As countries scramble to address the spread of COVID-19, regular citizens are changing how they live their lives.
In China, where the virus originated, mass quarantines have also led to unexpected trends in two very different areas: mobile gaming and home cooking.
Meanwhile, the growing epidemic has had major consequences globally on tourism, national economies and even prison sentences.
Mobile game downloads boom
On March 3, a report in Reuters found that global downloads of games for mobile phones had skyrocketed 39% in February. In China alone, there was an increase of 62% on downloads in Apple’s App Store. For February, that equated to 4 billion downloads around the world, with 1.6 billion downloaded in Asia alone.
In China, the most downloaded games included “Brain Out,” a game of riddles and brain teasers, and “Honor of Kings” (known as “Wangzhe Rongyao” in China), a multiplayer online battle arena (MOBA) game.
In 2018, “Honor of Kings” was the highest-grossing game around the world, bringing in nearly US$2 billion.
This rise in downloads has been attributed to coronavirus-related quarantines that are keeping people stuck in their homes. In mid-February, more than 780 million people in China had been living under some sort of quarantine or travel restriction.
Last month, Chinese officials were recorded breaking tables in public areas to discourage people from gathering after it was determined human-to-human transmission of the virus was possible.
A culinary adventure
Quarantines have also resulted in a loss of business for restaurants and grocery stores in China as people have been unable to leave their homes. As a result, NPR reports that many home-bound chefs and food bloggers have been forced to get creative.
Unable to go to the store to buy their desired ingredients, these cooks have decided to create new recipes based on ingredients they had at hand.
Christopher Thomas and Stephanie Li, the creators of a YouTube cooking channel called “Chinese Cooking Demystified,” have found new ways of combining seemingly incongruous ingredients, such as mixing traditional stir-fry with flour tortillas for cross-cultural fajitas.
On February 27, the New Yorker ran a comic written and illustrated by the Beijing-based artist Krish Raghav entitled “Quarantine Cooking: Finding Relief from Coronavirus Anxiety in the Kitchen.”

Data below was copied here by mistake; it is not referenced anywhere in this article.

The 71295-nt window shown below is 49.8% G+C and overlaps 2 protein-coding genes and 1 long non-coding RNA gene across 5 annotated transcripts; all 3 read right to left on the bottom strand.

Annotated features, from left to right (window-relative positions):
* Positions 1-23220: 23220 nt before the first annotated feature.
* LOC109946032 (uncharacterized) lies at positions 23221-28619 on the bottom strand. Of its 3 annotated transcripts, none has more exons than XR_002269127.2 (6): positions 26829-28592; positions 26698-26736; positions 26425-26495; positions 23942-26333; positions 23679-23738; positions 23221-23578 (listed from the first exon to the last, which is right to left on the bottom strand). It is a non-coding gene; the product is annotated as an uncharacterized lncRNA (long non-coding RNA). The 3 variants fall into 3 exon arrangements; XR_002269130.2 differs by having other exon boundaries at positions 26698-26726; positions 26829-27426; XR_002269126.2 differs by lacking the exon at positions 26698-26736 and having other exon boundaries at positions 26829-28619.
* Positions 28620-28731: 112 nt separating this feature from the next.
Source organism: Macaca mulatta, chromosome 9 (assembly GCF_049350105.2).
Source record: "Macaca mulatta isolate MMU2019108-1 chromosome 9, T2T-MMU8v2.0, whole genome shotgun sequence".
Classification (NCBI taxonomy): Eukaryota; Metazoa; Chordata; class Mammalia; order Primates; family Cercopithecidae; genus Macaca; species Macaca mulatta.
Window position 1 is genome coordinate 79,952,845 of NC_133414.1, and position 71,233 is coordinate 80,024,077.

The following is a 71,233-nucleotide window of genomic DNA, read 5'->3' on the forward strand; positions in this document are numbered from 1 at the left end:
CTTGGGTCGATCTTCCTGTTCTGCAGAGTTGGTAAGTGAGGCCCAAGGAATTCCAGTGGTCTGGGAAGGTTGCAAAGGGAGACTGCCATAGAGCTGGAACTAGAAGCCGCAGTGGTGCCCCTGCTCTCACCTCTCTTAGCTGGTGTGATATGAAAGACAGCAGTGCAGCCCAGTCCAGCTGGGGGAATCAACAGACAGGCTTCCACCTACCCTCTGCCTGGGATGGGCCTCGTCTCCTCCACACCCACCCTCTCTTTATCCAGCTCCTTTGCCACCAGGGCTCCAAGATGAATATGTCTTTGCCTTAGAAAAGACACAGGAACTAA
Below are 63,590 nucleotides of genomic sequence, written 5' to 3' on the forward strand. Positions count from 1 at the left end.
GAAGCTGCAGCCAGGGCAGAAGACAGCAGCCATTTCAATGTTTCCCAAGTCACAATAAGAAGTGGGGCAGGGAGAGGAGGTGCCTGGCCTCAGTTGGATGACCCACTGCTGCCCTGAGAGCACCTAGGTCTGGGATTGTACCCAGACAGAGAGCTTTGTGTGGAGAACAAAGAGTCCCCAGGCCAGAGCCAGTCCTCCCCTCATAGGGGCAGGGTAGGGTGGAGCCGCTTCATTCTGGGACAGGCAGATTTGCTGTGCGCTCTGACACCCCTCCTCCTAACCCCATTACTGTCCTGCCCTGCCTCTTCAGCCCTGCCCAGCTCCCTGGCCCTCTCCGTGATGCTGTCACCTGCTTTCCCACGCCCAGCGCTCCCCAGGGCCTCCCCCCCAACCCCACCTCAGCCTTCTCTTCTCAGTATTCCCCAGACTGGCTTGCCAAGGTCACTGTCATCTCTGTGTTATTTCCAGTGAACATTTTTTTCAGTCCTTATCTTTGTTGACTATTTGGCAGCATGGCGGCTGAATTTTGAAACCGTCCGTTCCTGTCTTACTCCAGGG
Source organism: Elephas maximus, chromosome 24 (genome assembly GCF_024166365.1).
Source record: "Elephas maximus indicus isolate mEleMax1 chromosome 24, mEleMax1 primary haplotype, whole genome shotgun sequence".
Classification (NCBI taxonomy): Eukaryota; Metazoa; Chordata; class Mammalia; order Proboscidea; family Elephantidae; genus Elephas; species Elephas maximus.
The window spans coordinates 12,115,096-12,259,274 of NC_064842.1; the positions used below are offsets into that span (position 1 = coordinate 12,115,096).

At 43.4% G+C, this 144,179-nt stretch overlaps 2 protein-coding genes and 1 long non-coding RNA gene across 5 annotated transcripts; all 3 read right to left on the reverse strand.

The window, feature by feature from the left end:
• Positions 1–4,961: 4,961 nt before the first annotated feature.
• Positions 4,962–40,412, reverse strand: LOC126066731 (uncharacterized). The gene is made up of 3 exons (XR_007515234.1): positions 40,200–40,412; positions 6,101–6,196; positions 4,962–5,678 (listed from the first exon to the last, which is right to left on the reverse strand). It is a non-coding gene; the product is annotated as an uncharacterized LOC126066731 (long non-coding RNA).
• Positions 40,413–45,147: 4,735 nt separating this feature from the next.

The comic discusses how Xiachufang, a popular Chinese recipe website, now features “thousands of simple stir-fries, experiments in baking, and survival food.” Rather than including just recipes, these dishes often involve “musings on life under the COVID-19 lockdown.”
The comic describes this “quarantine cooking” as “trial-by-error cooking, but also trial by playfulness.” These “transmissions sent from isolation” are a way of staying connected to others in the midst of loneliness and uncertainty.
The global effects of COVID-19
The coronavirus has had major effects on business sectors all over the world, resulting in major events or social activities being shut down.
Stock markets around the globe have also suffered. In the week ending February 28, the US stock market experienced the largest weekly drop since the 2008 Great Recession. Many of those losses have now been made up, but markets still appear fragile.
In Spain, the Mobile World Congress, the world’s largest mobile tech conference, was canceled last month in response to the spreading epidemic.
In February, the city of Macau, the biggest center for casino gambling in the world, was forced to shut down its casinos. They reopened later that month after having been closed for an unprecedented 15 days. “[Macau] is like a ghost town,” a local Macanese resident told The Millennial Source.
The continued spread of COVID-19
As people adapt to life under quarantine, the spread of COVID-19 grows more and more into a global concern. March began with the announcement that the death total for the virus had surpassed 3,000. Most of those deaths occurred in China.
However, as the spread in China has started to temper, other countries are facing a rise in their infection rates.
As of last week, the infection rate in China has now fallen below that of the rate outside the country.
As of March 2, there were six reported deaths in the United States, all in the state of Washington, but cases had also been found in New York and California, raising the confirmed number of cases in the US to 125 as of March 4.On Tuesday, March 3, the World Health Organization (WHO) updated the death rate for COVID-19 from 2% to 3.4%. That rate varies from country to country, based on the level of healthcare and the response to the outbreak.
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